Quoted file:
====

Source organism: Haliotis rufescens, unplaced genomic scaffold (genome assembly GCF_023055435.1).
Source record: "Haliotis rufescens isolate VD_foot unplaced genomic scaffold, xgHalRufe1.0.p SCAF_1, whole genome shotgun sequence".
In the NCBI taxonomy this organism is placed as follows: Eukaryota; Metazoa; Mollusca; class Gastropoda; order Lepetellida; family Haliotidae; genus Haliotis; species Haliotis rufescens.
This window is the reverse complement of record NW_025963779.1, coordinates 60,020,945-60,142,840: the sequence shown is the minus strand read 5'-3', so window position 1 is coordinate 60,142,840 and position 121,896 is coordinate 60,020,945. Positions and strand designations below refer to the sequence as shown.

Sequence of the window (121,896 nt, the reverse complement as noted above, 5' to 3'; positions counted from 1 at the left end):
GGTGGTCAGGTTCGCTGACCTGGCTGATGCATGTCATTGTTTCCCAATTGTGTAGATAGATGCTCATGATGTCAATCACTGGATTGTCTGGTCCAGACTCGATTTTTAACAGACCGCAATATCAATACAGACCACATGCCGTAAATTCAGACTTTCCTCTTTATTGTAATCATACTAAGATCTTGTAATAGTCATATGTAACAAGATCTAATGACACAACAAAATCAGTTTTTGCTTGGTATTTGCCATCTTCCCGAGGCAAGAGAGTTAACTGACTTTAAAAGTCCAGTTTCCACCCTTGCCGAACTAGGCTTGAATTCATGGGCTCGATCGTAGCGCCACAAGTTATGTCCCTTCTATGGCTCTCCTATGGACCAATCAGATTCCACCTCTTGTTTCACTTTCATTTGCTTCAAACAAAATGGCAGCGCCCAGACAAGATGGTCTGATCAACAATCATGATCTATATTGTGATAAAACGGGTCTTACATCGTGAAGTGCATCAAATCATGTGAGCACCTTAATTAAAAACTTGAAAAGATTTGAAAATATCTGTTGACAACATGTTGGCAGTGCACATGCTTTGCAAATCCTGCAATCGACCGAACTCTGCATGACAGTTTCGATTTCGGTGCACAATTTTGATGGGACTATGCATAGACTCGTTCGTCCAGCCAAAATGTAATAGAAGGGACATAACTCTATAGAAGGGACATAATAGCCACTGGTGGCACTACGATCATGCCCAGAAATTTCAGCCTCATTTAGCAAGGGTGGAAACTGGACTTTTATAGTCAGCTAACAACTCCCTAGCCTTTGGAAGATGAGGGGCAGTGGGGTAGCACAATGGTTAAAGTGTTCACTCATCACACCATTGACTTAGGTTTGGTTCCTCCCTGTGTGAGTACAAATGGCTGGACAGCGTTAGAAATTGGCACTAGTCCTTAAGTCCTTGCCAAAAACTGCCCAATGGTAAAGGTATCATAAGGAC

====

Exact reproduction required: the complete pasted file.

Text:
Source organism: Haliotis rufescens, unplaced genomic scaffold (genome assembly GCF_023055435.1).
Source record: "Haliotis rufescens isolate VD_foot unplaced genomic scaffold, xgHalRufe1.0.p SCAF_1, whole genome shotgun sequence".
In the NCBI taxonomy this organism is placed as follows: Eukaryota; Metazoa; Mollusca; class Gastropoda; order Lepetellida; family Haliotidae; genus Haliotis; species Haliotis rufescens.
This window is the reverse complement of record NW_025963779.1, coordinates 60,020,945-60,142,840: the sequence shown is the minus strand read 5'-3', so window position 1 is coordinate 60,142,840 and position 121,896 is coordinate 60,020,945. Positions and strand designations below refer to the sequence as shown.

Sequence of the window (121,896 nt, the reverse complement as noted above, 5' to 3'; positions counted from 1 at the left end):
GGTGGTCAGGTTCGCTGACCTGGCTGATGCATGTCATTGTTTCCCAATTGTGTAGATAGATGCTCATGATGTCAATCACTGGATTGTCTGGTCCAGACTCGATTTTTAACAGACCGCAATATCAATACAGACCACATGCCGTAAATTCAGACTTTCCTCTTTATTGTAATCATACTAAGATCTTGTAATAGTCATATGTAACAAGATCTAATGACACAACAAAATCAGTTTTTGCTTGGTATTTGCCATCTTCCCGAGGCAAGAGAGTTAACTGACTTTAAAAGTCCAGTTTCCACCCTTGCCGAACTAGGCTTGAATTCATGGGCTCGATCGTAGCGCCACAAGTTATGTCCCTTCTATGGCTCTCCTATGGACCAATCAGATTCCACCTCTTGTTTCACTTTCATTTGCTTCAAACAAAATGGCAGCGCCCAGACAAGATGGTCTGATCAACAATCATGATCTATATTGTGATAAAACGGGTCTTACATCGTGAAGTGCATCAAATCATGTGAGCACCTTAATTAAAAACTTGAAAAGATTTGAAAATATCTGTTGACAACATGTTGGCAGTGCACATGCTTTGCAAATCCTGCAATCGACCGAACTCTGCATGACAGTTTCGATTTCGGTGCACAATTTTGATGGGACTATGCATAGACTCGTTCGTCCAGCCAAAATGTAATAGAAGGGACATAACTCTATAGAAGGGACATAATAGCCACTGGTGGCACTACGATCATGCCCAGAAATTTCAGCCTCATTTAGCAAGGGTGGAAACTGGACTTTTATAGTCAGCTAACAACTCCCTAGCCTTTGGAAGATGAGGGGCAGTGGGGTAGCACAATGGTTAAAGTGTTCACTCATCACACCATTGACTTAGGTTTGGTTCCTCCCTGTGTGAGTACAAATGGCTGGACAGCGTTAGAAATTGGCACTAGTCCTTAAGTCCTTGCCAAAAACTGCCCAATGGTAAAGGTATCATAAGGAC